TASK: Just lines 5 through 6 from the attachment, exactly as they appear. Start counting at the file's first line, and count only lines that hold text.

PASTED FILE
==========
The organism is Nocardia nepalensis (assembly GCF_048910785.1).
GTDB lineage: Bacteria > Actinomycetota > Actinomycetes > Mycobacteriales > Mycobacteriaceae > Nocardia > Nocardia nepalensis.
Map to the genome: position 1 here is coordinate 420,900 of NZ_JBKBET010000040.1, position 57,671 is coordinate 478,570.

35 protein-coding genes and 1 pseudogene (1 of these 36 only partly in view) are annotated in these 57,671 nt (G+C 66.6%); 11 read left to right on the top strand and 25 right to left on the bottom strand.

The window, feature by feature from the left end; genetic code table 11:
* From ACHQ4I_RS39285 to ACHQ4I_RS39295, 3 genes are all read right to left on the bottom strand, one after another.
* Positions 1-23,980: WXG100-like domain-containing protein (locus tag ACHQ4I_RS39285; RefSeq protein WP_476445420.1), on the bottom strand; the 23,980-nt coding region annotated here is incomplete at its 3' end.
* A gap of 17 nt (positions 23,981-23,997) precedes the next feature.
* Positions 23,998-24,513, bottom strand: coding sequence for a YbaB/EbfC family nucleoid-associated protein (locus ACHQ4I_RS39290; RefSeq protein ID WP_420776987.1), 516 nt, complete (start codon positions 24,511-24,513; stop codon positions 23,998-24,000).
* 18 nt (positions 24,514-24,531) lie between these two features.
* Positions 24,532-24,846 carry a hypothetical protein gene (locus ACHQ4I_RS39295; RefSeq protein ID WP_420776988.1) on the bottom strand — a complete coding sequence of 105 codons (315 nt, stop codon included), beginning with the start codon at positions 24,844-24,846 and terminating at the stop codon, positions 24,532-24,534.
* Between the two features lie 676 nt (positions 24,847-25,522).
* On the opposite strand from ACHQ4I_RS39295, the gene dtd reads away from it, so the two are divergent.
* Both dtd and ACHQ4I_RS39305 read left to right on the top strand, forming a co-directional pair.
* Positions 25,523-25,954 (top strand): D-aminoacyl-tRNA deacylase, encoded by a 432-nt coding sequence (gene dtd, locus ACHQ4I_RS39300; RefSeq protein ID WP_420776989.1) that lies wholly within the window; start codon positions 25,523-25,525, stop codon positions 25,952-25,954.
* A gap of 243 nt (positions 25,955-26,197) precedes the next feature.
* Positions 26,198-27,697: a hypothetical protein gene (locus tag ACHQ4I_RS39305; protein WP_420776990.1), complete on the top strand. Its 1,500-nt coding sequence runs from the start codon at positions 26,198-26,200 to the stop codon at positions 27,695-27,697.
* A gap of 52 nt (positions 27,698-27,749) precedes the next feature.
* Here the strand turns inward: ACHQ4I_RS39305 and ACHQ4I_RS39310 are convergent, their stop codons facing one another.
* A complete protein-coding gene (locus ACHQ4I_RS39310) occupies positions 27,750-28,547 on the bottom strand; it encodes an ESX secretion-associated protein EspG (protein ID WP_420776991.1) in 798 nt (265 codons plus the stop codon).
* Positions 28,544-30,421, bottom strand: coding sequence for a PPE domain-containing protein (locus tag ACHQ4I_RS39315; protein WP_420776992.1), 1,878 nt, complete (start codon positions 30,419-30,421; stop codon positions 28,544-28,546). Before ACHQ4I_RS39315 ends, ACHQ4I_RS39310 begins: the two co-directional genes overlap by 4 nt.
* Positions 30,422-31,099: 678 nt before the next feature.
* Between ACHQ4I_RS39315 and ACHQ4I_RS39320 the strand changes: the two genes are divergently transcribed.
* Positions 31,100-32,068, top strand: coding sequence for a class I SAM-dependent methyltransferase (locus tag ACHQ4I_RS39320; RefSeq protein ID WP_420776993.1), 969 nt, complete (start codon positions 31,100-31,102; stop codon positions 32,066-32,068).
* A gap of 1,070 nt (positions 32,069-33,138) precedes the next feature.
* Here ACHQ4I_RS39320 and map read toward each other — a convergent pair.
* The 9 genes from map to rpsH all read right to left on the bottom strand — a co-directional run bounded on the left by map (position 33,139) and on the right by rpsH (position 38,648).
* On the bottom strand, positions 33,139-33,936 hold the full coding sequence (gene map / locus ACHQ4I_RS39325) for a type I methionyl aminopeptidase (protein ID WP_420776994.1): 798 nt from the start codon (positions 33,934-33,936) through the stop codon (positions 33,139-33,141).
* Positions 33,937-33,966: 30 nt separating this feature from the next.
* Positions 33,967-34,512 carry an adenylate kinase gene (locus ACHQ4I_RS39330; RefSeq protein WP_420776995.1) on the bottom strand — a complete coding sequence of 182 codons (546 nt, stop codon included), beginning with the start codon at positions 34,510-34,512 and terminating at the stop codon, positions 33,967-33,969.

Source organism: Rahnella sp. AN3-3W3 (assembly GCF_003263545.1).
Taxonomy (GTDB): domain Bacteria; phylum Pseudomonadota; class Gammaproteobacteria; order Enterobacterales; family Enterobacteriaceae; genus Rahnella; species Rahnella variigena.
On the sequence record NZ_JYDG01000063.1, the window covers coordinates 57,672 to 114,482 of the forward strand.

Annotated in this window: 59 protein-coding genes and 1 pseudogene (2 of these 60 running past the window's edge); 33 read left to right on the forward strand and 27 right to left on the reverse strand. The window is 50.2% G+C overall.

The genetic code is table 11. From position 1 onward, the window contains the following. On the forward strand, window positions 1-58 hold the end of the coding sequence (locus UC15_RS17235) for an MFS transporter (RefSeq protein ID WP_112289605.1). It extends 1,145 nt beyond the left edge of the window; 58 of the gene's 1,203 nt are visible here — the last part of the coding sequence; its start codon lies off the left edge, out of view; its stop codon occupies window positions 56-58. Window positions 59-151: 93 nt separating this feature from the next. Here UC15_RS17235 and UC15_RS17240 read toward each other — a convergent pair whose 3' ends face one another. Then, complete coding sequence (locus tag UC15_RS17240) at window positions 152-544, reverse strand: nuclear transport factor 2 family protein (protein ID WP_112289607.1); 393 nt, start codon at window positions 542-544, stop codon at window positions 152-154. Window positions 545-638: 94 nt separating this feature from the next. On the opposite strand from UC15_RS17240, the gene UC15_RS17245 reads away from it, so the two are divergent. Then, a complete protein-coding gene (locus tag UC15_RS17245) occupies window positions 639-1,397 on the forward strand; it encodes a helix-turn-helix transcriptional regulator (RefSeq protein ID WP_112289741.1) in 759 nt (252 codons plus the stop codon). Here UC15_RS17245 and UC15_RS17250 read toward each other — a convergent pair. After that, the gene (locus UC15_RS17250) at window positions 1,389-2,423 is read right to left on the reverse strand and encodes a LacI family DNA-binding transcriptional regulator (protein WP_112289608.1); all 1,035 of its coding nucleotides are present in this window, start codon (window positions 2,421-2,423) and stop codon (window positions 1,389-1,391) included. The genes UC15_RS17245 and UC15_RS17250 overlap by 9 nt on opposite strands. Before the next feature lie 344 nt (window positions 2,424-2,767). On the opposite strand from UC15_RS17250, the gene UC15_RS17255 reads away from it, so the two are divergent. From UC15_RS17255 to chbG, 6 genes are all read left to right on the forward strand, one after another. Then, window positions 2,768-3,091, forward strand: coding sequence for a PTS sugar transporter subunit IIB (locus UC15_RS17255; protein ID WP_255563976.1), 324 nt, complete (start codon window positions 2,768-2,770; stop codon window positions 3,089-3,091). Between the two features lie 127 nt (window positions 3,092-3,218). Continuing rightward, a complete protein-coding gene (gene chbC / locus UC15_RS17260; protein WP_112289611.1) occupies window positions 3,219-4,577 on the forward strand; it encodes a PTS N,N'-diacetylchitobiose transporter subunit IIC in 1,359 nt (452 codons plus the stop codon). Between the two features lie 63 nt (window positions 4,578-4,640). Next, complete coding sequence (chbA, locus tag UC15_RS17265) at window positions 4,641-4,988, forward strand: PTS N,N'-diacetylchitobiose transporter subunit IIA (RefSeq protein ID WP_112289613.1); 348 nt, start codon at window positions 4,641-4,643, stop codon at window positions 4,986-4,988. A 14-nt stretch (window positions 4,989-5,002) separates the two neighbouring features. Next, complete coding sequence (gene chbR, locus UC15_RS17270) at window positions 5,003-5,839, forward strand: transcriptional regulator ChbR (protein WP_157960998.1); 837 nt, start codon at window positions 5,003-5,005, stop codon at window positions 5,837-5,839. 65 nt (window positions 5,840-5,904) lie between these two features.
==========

The window, feature by feature from the left end; genetic code table 11:
* From ACHQ4I_RS39285 to ACHQ4I_RS39295, 3 genes are all read right to left on the bottom strand, one after another.